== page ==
A “Byzantine lozenge” sounds like a curious cough drop of doubtful medicinal value. Logos, in modern times, generally refer to corporate emblems. But in St. Francis de Sales Church, the terms lozenge and Logos have different meanings, related to the geometric patterns that you see on the crucifix and baldachin, around the tabernacle, on the steps to the original altar, in the border of the sanctuary floor, in windows, and elsewhere – all based on the Byzantine art and symbolism (from the Greek-speaking part of the Eastern Roman Empire 500 to 1450 AD) that inspired its church decorations back in 1911.
First, what is a lozenge? In art, it’s a fancy word for a diamond shape or a tilted square. Art historians debate its significance. A typical source notes that “…its exact meaning is unclear, but its four corners may be an allusion to the classical concept of the tetragonus mundus (four square world) and its four elements earth, fire, water and air, four seasons etc., or the universe (created on the fourth day according to the Christian Bible, Genesis 1:14-19).” A symbol dictionary suggests that a diamond shape – “the perfection of crystal” — represents “absolute purity and spirituality…In the Renaissance…it was a symbol of courage and strength of character…”
More relevant, are scholarly sources stating “We know that the lozenge was a Christian symbol in early times. It is found on early Christian lamps, perhaps denoting The Light of the World, and is often interchangeable with the cross in Byzantine work.” Now we’re getting somewhere. The diamond symbol represented a cross in Byzantine art (imagine perpendicular lines drawn through the middle). Christ was crucified on a cross, and based on where the shape appears (often adorning specific manuscript pages), “…it can be deduced with confidence that the lozenge stands for the second person of the Trinity, the Logos.”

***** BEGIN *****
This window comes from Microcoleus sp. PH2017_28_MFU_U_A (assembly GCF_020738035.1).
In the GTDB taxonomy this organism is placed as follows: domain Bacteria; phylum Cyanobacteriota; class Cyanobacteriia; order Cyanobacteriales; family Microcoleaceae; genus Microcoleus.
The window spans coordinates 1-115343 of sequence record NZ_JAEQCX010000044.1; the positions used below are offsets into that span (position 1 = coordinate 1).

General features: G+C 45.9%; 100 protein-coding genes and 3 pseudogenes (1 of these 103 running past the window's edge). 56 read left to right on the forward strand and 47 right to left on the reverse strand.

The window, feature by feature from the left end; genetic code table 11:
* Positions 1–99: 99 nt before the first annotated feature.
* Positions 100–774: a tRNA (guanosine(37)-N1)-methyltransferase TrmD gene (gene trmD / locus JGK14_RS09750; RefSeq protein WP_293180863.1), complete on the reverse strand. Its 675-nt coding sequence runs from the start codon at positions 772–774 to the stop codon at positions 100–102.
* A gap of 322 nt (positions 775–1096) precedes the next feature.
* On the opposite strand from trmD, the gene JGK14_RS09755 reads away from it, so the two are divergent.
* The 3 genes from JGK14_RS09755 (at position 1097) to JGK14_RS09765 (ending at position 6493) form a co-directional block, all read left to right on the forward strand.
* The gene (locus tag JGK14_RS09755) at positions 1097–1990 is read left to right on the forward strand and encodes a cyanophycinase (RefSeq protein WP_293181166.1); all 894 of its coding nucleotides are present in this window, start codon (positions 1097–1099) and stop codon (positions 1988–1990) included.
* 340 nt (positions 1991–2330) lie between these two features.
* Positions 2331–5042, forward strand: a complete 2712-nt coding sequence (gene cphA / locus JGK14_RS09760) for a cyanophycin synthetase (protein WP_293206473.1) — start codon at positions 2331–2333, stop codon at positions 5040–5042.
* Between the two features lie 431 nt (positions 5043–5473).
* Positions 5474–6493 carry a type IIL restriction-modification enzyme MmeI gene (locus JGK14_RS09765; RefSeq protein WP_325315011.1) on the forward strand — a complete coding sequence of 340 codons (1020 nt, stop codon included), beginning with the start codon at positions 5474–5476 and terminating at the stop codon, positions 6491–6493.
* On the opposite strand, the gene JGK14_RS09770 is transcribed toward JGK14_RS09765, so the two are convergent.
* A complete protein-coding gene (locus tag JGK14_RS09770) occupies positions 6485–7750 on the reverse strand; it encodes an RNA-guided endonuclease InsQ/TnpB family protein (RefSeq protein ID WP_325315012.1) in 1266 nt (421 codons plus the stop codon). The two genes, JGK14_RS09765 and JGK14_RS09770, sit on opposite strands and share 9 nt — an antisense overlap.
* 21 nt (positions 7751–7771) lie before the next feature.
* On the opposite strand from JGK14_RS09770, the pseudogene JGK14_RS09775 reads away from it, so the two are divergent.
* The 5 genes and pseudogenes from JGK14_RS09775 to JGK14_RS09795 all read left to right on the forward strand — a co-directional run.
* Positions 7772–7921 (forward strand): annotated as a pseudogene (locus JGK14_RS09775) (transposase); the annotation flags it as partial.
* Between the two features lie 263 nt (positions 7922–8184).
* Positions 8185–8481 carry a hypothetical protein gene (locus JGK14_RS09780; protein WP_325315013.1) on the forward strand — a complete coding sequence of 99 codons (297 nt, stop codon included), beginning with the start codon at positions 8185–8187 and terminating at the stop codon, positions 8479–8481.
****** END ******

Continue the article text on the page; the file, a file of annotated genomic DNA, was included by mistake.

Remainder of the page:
What is the Logos? The Greek word, meaning “Word” or “Reason,” “is a name or title of Jesus Christ, derived from the prologue to the Gospel of John ‘In the beginning was the Word, and the Word was with God, and the Word was God.’” So, in Byzantine tradition, the diamond shape specifically represents the idea that Jesus on the Cross is the Word of God Made Flesh — and the geometric figure is one more contribution to the “field guide to crosses” in our church. The pattern becomes particularly significant, since it appears so many times in our sanctuary!
The symbol has a special association with Saint John the Evangelist, who wrote the book of the Gospel that starts “In the beginning was the Word…” So, Saint John the Evangelist, who is already present in so many places in our church (at the foot of the cross; in the Last Supper; in the Evangelist medallions at the base of the dome; among the Apostle insignias; in two of the round windows and several of the long ones; and as the Eagle bookrest in the high pulpit), is here referenced in one more form.
It all makes sense, if you think about it, that our church should be filled with book-related motifs and different crosses, since one of the many works of our Patron Saint, who is one of the Doctors of the Church, is a book about devotion to the Cross! The literary association is a happy coincidence for a parish neighborhood that, through the years, has grown up close to so many educational institutions.
Color OUR Collections! From February 3 to 7, 2020, libraries, archives, and other cultural institutions around the world are sharing free coloring sheets and books online based on materials in their collections. Last year, our SFDS parish history archives contributed a selection of stained-glass windows and other church details to color; this year, we feature 1920s parish bulletin advertising art to click and print. Check out all the offerings – from SFDS to Drexel University to the Vatican Libraries and beyond — at ColorOurCollections.org